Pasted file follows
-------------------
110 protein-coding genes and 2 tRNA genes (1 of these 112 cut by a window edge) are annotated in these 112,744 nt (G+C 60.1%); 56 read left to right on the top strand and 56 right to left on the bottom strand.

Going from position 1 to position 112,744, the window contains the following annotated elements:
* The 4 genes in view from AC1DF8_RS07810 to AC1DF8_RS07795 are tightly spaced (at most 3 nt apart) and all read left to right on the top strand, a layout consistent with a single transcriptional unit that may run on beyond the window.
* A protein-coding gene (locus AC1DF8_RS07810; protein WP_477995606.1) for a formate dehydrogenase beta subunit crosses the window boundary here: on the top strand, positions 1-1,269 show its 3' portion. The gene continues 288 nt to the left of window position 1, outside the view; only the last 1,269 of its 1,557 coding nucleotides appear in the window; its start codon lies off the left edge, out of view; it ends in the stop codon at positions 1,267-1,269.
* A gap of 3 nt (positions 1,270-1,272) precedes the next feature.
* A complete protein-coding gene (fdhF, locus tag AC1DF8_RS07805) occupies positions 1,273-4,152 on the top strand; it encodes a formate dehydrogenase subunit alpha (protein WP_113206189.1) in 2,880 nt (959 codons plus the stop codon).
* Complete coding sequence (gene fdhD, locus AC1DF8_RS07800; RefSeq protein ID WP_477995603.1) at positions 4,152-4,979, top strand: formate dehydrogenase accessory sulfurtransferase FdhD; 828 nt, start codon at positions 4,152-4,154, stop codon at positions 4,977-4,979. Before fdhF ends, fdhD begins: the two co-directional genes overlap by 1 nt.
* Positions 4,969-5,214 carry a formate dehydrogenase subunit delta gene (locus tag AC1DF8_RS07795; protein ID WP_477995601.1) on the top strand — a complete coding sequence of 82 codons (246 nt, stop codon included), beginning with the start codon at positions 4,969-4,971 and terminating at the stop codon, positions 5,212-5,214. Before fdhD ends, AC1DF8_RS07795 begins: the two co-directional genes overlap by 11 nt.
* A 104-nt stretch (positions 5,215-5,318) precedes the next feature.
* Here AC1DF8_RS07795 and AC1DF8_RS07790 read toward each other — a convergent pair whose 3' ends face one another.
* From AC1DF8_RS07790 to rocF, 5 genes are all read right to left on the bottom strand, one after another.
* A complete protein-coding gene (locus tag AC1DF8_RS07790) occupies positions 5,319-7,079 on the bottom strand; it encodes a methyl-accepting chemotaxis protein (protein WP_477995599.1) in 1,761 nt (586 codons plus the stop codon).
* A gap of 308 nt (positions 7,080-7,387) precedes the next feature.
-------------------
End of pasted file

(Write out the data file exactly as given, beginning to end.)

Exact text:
110 protein-coding genes and 2 tRNA genes (1 of these 112 cut by a window edge) are annotated in these 112,744 nt (G+C 60.1%); 56 read left to right on the top strand and 56 right to left on the bottom strand.

Going from position 1 to position 112,744, the window contains the following annotated elements:
* The 4 genes in view from AC1DF8_RS07810 to AC1DF8_RS07795 are tightly spaced (at most 3 nt apart) and all read left to right on the top strand, a layout consistent with a single transcriptional unit that may run on beyond the window.
* A protein-coding gene (locus AC1DF8_RS07810; protein WP_477995606.1) for a formate dehydrogenase beta subunit crosses the window boundary here: on the top strand, positions 1-1,269 show its 3' portion. The gene continues 288 nt to the left of window position 1, outside the view; only the last 1,269 of its 1,557 coding nucleotides appear in the window; its start codon lies off the left edge, out of view; it ends in the stop codon at positions 1,267-1,269.
* A gap of 3 nt (positions 1,270-1,272) precedes the next feature.
* A complete protein-coding gene (fdhF, locus tag AC1DF8_RS07805) occupies positions 1,273-4,152 on the top strand; it encodes a formate dehydrogenase subunit alpha (protein WP_113206189.1) in 2,880 nt (959 codons plus the stop codon).
* Complete coding sequence (gene fdhD, locus AC1DF8_RS07800; RefSeq protein ID WP_477995603.1) at positions 4,152-4,979, top strand: formate dehydrogenase accessory sulfurtransferase FdhD; 828 nt, start codon at positions 4,152-4,154, stop codon at positions 4,977-4,979. Before fdhF ends, fdhD begins: the two co-directional genes overlap by 1 nt.
* Positions 4,969-5,214 carry a formate dehydrogenase subunit delta gene (locus tag AC1DF8_RS07795; protein ID WP_477995601.1) on the top strand — a complete coding sequence of 82 codons (246 nt, stop codon included), beginning with the start codon at positions 4,969-4,971 and terminating at the stop codon, positions 5,212-5,214. Before fdhD ends, AC1DF8_RS07795 begins: the two co-directional genes overlap by 11 nt.
* A 104-nt stretch (positions 5,215-5,318) precedes the next feature.
* Here AC1DF8_RS07795 and AC1DF8_RS07790 read toward each other — a convergent pair whose 3' ends face one another.
* From AC1DF8_RS07790 to rocF, 5 genes are all read right to left on the bottom strand, one after another.
* A complete protein-coding gene (locus tag AC1DF8_RS07790) occupies positions 5,319-7,079 on the bottom strand; it encodes a methyl-accepting chemotaxis protein (protein WP_477995599.1) in 1,761 nt (586 codons plus the stop codon).
* A gap of 308 nt (positions 7,080-7,387) precedes the next feature.